James Daley: Cyclotherapy

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People always seem horrified when I talk about the delights of cycling with my iPod on. Surely riding a bike in London is already dangerous enough, they say. How can you possibly hear the traffic over the top of the music you're listening to? Some have even gone so far as to suggest it should be made illegal, arguing that a cyclist who is not fully armed with all their five senses is a danger to themselves and other road users. But to my mind, this is all so much nonsense.

I've been riding around the streets of London with headphones on for more than three years and, while I've had the odd accident, none has been caused by my impaired hearing. Although I actually don't have my music so loud that I can't hear any of the noise from the road, I can honestly say that if I was rendered permanently deaf tomorrow, I'd be no worse a cyclist.

In fact, I'd go so far as to argue that not being able to hear the noise of the road makes me a safer rider – forcing me to check what's coming from behind when I pull out, never letting myself rely on just my hearing. Other bikes and electric cars can creep up on you all too quietly, especially if there's already noise from other vehicles.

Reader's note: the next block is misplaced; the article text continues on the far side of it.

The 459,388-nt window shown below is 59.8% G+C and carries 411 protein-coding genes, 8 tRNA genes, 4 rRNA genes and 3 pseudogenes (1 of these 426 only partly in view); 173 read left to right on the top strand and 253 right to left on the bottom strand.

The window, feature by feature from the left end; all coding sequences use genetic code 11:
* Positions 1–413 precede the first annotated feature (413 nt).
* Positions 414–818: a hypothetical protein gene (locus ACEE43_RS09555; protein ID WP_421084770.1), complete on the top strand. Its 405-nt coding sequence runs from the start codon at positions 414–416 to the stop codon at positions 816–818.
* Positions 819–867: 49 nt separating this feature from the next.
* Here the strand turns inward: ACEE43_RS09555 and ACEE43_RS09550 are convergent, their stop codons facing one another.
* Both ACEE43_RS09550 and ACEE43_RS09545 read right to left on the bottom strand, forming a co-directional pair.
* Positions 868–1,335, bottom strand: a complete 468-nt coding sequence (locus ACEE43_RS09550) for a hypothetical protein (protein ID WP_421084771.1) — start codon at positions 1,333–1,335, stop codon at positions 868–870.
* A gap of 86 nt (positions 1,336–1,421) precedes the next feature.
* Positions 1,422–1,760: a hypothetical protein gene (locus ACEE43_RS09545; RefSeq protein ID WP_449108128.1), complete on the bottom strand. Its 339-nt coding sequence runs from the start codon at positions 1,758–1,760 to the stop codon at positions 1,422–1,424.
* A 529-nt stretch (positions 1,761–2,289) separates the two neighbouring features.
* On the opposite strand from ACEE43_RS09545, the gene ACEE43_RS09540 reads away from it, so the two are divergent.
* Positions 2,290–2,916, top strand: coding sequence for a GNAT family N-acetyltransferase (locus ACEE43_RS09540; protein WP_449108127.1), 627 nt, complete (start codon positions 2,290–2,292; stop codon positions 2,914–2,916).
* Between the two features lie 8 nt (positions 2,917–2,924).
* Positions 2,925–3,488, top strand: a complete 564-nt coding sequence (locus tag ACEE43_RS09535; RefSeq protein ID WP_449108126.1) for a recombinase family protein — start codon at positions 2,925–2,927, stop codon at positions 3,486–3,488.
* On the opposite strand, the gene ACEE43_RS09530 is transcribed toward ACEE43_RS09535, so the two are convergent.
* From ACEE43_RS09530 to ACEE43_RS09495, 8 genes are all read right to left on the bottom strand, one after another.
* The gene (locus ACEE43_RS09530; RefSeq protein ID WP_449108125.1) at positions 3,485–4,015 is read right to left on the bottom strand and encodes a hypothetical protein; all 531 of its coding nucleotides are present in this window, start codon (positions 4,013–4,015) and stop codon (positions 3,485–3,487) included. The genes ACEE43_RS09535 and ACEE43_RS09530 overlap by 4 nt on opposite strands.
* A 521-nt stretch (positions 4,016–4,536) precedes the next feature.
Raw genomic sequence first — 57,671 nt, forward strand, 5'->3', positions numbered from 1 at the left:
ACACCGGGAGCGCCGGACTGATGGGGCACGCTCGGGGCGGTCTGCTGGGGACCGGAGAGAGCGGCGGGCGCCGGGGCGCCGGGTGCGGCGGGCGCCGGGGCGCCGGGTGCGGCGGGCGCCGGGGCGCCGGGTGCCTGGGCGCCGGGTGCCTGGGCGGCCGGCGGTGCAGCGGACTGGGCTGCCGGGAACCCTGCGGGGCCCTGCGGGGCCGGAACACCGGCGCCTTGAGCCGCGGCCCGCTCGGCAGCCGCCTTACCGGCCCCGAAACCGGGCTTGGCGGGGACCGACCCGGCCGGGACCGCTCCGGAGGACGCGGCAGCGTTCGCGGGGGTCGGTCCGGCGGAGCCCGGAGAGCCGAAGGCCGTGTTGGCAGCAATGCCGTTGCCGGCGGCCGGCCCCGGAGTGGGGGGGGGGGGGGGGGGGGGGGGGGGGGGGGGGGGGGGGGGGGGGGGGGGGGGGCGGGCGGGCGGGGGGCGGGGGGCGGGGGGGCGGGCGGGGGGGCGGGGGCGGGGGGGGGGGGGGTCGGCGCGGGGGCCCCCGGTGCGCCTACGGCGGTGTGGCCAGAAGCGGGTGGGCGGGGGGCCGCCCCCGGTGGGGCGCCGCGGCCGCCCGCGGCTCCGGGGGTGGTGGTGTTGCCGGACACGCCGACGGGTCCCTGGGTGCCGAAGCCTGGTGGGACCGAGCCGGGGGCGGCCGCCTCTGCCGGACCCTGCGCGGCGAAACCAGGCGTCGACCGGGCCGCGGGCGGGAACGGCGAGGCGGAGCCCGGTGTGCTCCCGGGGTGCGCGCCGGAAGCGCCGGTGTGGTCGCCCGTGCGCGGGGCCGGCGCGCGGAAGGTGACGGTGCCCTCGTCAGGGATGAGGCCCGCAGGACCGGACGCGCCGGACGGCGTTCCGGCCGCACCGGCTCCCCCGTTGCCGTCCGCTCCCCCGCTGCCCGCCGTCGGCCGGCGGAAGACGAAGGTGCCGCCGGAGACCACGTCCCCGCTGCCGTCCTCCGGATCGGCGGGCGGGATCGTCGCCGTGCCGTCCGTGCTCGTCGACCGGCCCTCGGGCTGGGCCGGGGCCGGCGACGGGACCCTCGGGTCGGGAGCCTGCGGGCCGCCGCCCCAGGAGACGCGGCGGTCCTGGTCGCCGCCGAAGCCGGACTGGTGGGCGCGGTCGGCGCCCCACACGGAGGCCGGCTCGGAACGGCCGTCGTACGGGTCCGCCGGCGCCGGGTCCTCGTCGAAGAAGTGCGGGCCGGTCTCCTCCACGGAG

As I've written before in this column, my golden rule of city cycling is to try to get eye contact with every driver so that I know they've seen me, and I know that they're not going to knock me off. When eye contact's not possible, the next rule is to assume that every driver is about to make the worst possible manoeuvre they could.

If I'm approaching a left turn, for example, I assume that any car on my right is most likely to cut across me without indicating. While this may happen only once every 10 times, the only way to ensure you don't unseated is to prepare for the worst.

Likewise, if I'm riding down the inside of a line of traffic, I'll assume that the cars are about to edge in towards the kerb. Hence, unless the traffic is stationary, I'll switch to overtaking down the outside, or I'll take up a position in the middle of the road.

None of this requires me to use my ears – and that's great, as I'm not sure how I'd manage without my music on my way to work and back. Getting yourself going on a cold morning can be pretty hard – but a few rousing tracks from my iPod go a long way towards putting me in the right mood. Similarly, if it's hammering down with rain, the one saving grace that stops my commute being a complete misery is my music.

I'm sure some of you will know people who have had accidents while wearing their headphones, but I doubt that in most cases the incident was caused by their impaired hearing. Riding in Britain's cities is dangerous – but as long as you follow a few simple rules, it's easy enough to stay alive, even with an iPod on.

cycling@independent.co.uk

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